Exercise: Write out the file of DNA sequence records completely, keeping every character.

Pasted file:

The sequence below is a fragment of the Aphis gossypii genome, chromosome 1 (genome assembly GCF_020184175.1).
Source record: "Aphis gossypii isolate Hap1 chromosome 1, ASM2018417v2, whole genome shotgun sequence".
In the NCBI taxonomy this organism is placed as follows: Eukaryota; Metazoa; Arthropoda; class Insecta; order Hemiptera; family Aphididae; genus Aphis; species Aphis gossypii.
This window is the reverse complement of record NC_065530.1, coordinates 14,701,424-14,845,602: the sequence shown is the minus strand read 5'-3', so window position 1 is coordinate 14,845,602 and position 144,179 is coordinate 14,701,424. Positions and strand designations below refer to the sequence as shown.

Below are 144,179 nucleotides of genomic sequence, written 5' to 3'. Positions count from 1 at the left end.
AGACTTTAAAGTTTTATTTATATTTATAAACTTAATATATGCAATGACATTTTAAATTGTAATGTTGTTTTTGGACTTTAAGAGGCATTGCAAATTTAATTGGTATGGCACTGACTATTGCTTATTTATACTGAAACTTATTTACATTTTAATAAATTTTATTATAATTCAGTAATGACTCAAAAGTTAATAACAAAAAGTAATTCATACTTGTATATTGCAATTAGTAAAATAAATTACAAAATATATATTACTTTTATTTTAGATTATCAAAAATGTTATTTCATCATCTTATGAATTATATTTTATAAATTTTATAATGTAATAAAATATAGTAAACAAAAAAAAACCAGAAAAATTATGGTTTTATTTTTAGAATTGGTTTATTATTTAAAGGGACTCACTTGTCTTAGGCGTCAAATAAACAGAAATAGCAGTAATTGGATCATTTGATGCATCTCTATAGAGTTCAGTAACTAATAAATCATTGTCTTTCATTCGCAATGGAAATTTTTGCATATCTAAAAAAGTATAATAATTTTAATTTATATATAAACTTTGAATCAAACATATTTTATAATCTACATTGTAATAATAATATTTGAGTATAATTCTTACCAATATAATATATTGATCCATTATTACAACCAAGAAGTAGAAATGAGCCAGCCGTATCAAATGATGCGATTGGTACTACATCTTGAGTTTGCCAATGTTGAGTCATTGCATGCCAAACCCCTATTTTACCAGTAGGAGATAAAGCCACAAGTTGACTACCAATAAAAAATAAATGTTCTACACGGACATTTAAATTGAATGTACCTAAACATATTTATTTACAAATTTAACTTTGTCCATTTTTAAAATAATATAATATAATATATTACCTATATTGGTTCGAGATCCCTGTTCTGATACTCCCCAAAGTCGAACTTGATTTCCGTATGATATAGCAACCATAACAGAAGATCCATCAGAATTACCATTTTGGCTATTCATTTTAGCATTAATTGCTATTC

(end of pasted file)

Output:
The sequence below is a fragment of the Aphis gossypii genome, chromosome 1 (genome assembly GCF_020184175.1).
Source record: "Aphis gossypii isolate Hap1 chromosome 1, ASM2018417v2, whole genome shotgun sequence".
In the NCBI taxonomy this organism is placed as follows: Eukaryota; Metazoa; Arthropoda; class Insecta; order Hemiptera; family Aphididae; genus Aphis; species Aphis gossypii.
This window is the reverse complement of record NC_065530.1, coordinates 14,701,424-14,845,602: the sequence shown is the minus strand read 5'-3', so window position 1 is coordinate 14,845,602 and position 144,179 is coordinate 14,701,424. Positions and strand designations below refer to the sequence as shown.

Below are 144,179 nucleotides of genomic sequence, written 5' to 3'. Positions count from 1 at the left end.
AGACTTTAAAGTTTTATTTATATTTATAAACTTAATATATGCAATGACATTTTAAATTGTAATGTTGTTTTTGGACTTTAAGAGGCATTGCAAATTTAATTGGTATGGCACTGACTATTGCTTATTTATACTGAAACTTATTTACATTTTAATAAATTTTATTATAATTCAGTAATGACTCAAAAGTTAATAACAAAAAGTAATTCATACTTGTATATTGCAATTAGTAAAATAAATTACAAAATATATATTACTTTTATTTTAGATTATCAAAAATGTTATTTCATCATCTTATGAATTATATTTTATAAATTTTATAATGTAATAAAATATAGTAAACAAAAAAAAACCAGAAAAATTATGGTTTTATTTTTAGAATTGGTTTATTATTTAAAGGGACTCACTTGTCTTAGGCGTCAAATAAACAGAAATAGCAGTAATTGGATCATTTGATGCATCTCTATAGAGTTCAGTAACTAATAAATCATTGTCTTTCATTCGCAATGGAAATTTTTGCATATCTAAAAAAGTATAATAATTTTAATTTATATATAAACTTTGAATCAAACATATTTTATAATCTACATTGTAATAATAATATTTGAGTATAATTCTTACCAATATAATATATTGATCCATTATTACAACCAAGAAGTAGAAATGAGCCAGCCGTATCAAATGATGCGATTGGTACTACATCTTGAGTTTGCCAATGTTGAGTCATTGCATGCCAAACCCCTATTTTACCAGTAGGAGATAAAGCCACAAGTTGACTACCAATAAAAAATAAATGTTCTACACGGACATTTAAATTGAATGTACCTAAACATATTTATTTACAAATTTAACTTTGTCCATTTTTAAAATAATATAATATAATATATTACCTATATTGGTTCGAGATCCCTGTTCTGATACTCCCCAAAGTCGAACTTGATTTCCGTATGATATAGCAACCATAACAGAAGATCCATCAGAATTACCATTTTGGCTATTCATTTTAGCATTAATTGCTATTC